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International Urology and Nephrology

, Volume 47, Issue 6, pp 881–885 | Cite as

Revisiting the tethered ureteral stents in children: a novel modification

  • Abdol-Mohammad KajbafzadehEmail author
  • Behnam Nabavizadeh
  • Sorena Keihani
  • Seyed Hossein Hosseini Sharifi
Urology - Original Paper

Abstract

Purpose

To propose a simple noninvasive method for ureteral stent retrieval using an extraction string sutured to the skin in children.

Methods

A retrospective chart review was performed to gather relevant data from December 2005 to February 2013. After the surgeries, if indicated, a tethered double-J stent was placed in the ureter. A 5-0 non-absorbable Prolene stitch was used as an extraction string passing through the urethra and was sutured to subcoronal skin in boys or inner surface of labia majora in girls. For stent removal, a small amount of 2 % lidocaine jelly was pushed into the urethra 5 min before the procedure. The string was then pulled by continuous and gentle force until the entire stent was out. The suture was then cut to release the stent. No sedation or anesthesia was needed.

Results

A total of 378 double-J stents with extraction strings were inserted for a total of 325 patients (61.2 % male). Of the 53 patients with bilateral ureteral stents, one male patient (1.88 %) experienced early stent protrusion from urethral meatus. Two of 272 patients (0.73 %) with unilateral ureteral stent (one male and one female) encountered the same problem. All other stents were extracted successfully using the extraction string without any complications. No upward stent migration or suture site reaction was encountered.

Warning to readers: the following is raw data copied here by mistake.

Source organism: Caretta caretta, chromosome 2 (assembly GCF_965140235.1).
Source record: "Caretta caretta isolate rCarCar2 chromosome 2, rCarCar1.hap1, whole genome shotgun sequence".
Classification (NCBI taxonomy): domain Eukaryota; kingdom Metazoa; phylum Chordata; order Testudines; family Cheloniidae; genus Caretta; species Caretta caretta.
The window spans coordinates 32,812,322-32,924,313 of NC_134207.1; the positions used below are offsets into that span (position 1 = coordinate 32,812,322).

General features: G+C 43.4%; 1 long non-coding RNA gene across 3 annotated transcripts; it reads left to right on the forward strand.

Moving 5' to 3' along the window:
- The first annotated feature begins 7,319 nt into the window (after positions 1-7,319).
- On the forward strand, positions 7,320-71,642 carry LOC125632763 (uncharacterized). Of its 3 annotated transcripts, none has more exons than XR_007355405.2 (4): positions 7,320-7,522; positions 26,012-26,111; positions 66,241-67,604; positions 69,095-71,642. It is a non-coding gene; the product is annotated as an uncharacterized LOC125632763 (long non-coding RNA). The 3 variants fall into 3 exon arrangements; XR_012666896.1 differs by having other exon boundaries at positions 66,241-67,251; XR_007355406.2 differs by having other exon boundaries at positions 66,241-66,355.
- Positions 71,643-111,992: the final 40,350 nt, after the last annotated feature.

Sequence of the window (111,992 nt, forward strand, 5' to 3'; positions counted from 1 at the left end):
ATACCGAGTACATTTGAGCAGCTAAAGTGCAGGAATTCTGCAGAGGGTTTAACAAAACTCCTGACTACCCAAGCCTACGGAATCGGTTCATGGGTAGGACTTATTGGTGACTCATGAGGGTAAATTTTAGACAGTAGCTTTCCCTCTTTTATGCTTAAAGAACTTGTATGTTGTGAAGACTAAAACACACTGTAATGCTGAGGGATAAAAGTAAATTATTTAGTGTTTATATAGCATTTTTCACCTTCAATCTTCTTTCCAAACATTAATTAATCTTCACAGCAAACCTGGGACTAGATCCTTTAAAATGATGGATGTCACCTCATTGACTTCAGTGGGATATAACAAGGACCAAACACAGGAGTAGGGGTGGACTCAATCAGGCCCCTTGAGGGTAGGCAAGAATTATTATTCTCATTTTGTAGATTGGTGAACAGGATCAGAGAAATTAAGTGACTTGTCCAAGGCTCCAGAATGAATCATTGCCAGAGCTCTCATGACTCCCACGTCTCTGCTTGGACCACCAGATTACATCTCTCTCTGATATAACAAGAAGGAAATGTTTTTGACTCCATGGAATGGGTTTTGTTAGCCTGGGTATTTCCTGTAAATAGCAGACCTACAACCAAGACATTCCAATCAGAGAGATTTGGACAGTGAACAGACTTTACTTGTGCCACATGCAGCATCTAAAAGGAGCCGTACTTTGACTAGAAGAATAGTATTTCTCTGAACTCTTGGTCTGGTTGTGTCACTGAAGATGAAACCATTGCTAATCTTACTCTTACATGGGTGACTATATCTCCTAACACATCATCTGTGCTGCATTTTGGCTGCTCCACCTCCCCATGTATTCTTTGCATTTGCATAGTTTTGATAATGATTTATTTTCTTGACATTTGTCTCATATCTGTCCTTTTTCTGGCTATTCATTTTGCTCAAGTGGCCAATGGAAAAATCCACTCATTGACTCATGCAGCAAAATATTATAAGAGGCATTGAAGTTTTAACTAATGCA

Conclusion

This method is a safe, easy-to-use, feasible and noninvasive alternative for cystoscopic stent removal with high success rate and minimal complications. This can lead to considerable saving in time and costs for patients, families and healthcare system.

Keywords

Double-J Ureteral stent Pull string Extraction string Tether Stent removal 

Notes

Conflict of interest

No conflict of interest exists in relation to the material of the manuscript to none of the authors, and there was no source of extra-institutional commercial funding.

Ethical standard

All procedures performed in studies involving human participants were in accordance with the ethical standards of the institutional review board and with the 1964 Helsinki declaration and its later amendments or comparable ethical standards.

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Copyright information

© Springer Science+Business Media Dordrecht 2015

Authors and Affiliations

  • Abdol-Mohammad Kajbafzadeh
    • 1
    Email author
  • Behnam Nabavizadeh
    • 1
  • Sorena Keihani
    • 1
  • Seyed Hossein Hosseini Sharifi
    • 1
  1. 1.Pediatric Urology Research Center, Pediatrics Center of ExcellenceTehran University of Medical SciencesTehranIran

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